Does your company block employee access to social networking sites in the office? Does it have a Facebook page that is rarely updated? Do you rely on mailing a paper newsletter to get the word out about your products and services?
Answer "yes" to any of the above, and you may as well be operating in the Dark Ages.
These days, having a social media presence – and knowing how to properly use it to generate revenue or improve a company's performance – is becoming an important part of survival in the business world.
Yet many companies have no idea where to begin and what steps they should take to get the most out of social media. Some companies continue to doubt the need for engaging with consumers and potential clients online, and put up barriers to developing a strong social media presence.
"A lot of companies are continuing to use a one-size-fits-all model, with everyone receiving the same content in the same format and by the same channel," says Selena Cameron, vice-president at communications company Hill & Knowlton Canada.
But social networking is here to stay, and in the future it will play an increasingly important role in day-to-day business. For that reason, there is mounting focus on how companies can reap the benefits of social media and change their corporate culture enough to accommodate this shift.
One of the most important elements of success in the area also sounds like the simplest: Create a social media strategy that spells out your company's goals and how to achieve them.
In fact, this is a very challenging aim in a world where most companies have aspects of client engagement spread throughout a number of departments, and no clear lines of responsibility for maintaining Facebook pages or responding to messages on Twitter.
"It's causing organizational chaos internally," says Michael Brito, senior vice-president at communications firm Edelman Digital. "All of a sudden you have kind of a land grab for roles and responsibilities ... think of marketing versus PR versus customer support, they all feel they own the customer experience."
Mr. Brito says companies that use social media effectively have invested plenty of effort to hammer out who is responsible for each aspect of their social media plan, and the governance model used to oversee it.
But even the best-laid plans will result in failure if there's no willingness to take risks and allow employees to embrace creativity in the world of social media.
Unlike many traditional marketing strategies, there is rarely an immediate payoff and no single way to measure the impact of social media on a company's bottom line. As a result, companies must be willing to step outside their comfort zone and invest time and money in a venture that could take months to produce results.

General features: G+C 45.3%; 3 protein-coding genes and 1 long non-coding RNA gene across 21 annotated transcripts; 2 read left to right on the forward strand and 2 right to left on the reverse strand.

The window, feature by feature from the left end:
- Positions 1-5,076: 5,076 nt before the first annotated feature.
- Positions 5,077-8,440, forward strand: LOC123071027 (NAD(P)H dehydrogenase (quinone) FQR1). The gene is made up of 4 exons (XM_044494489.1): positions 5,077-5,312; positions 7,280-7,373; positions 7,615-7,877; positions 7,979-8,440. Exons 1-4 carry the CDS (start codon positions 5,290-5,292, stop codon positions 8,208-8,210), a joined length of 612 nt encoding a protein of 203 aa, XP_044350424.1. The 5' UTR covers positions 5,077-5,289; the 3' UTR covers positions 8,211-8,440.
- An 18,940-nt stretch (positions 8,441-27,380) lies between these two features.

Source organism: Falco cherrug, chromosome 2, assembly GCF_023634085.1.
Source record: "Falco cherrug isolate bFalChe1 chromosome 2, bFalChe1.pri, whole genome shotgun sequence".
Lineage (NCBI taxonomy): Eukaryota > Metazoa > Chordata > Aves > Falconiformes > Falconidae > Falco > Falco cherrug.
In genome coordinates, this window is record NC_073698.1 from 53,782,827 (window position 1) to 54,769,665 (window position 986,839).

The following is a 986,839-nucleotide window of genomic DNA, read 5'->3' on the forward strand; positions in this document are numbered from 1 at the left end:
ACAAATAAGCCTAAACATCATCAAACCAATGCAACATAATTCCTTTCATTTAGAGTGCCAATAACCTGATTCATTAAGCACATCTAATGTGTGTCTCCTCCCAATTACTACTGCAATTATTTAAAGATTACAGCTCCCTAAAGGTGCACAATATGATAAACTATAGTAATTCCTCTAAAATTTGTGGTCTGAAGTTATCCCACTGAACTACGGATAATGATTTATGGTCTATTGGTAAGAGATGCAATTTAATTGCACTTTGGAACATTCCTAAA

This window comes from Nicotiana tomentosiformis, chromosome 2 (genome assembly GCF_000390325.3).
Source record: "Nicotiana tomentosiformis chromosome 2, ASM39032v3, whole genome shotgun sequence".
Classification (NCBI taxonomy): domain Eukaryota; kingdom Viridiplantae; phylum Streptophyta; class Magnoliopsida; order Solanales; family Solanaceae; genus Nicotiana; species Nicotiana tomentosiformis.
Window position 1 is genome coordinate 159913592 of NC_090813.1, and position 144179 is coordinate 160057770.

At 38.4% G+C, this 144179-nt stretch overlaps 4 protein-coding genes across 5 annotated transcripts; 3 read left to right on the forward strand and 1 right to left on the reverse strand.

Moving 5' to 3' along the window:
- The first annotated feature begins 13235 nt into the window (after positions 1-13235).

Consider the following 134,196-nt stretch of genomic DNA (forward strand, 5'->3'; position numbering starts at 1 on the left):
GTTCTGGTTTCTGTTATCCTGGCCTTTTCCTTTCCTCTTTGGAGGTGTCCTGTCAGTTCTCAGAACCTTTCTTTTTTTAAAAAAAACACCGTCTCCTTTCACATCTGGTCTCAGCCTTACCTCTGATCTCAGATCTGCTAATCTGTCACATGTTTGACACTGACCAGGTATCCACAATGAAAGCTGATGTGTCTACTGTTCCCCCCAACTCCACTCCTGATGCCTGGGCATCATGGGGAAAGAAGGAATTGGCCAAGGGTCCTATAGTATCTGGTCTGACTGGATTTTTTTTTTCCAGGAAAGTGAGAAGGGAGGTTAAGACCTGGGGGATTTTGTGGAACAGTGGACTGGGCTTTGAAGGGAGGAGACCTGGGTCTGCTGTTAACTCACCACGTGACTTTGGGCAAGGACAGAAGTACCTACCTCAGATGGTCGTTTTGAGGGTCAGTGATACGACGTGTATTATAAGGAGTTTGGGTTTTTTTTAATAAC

"It's not something you can just flip a switch on," says Jason Falls, CEO of Social Media Explorer, a platform that focuses on information and educational products related to social media and digital marketing. "It takes time to cultivate those relationships."
That doesn't mean executives should throw money at a social media initiative without a clear understanding of the potential benefits. Rather, allowing employees to use social media to engage with clients, reach out to potential consumers and keep an ear to the ground in the marketplace has the potential to strengthen brand awareness and loyalty, as well as drive sales, Mr. Falls says.
"The more you participate in social media – especially if you do some really cool things – the more [you]can extend your awareness," he says.
Mr. Falls notes the example of a restaurant in Baltimore that had long line-ups on Sundays, but lacklustre sales during the week. The owners ran a social media promotion that allowed people who "checked in" the largest number of times at the restaurant during the week using Foursquare to skip the long Sunday brunch line. The restaurant saw a sales increase of nearly 20 per cent in the next three months, Mr. Falls says.
Unlike restaurants or retail outlets selling goods directly to consumers, many organizations offer information to clients and must find different ways to take advantage of social media.
Hill & Knowlton Canada recently launched a new "pulse" service that allows clients to customize the type of information they receive from the company and how it is delivered – either through e-mail, Twitter or an RSS feed.
Not only does this give the clients the option of receiving the information however they want, it also helps the company to better understand how to target certain individuals and build better relationships.
"We feel like it's something that's really going to vault us past our competitors just because it's so unique," Ms. Cameron says.
Yet no matter how engaged certain companies may be online, the intersection of social media and business is still in its infancy, experts say.
"We're definitely at the beginning," Mr. Falls says. "We've just started to scratch the surface on what's possible."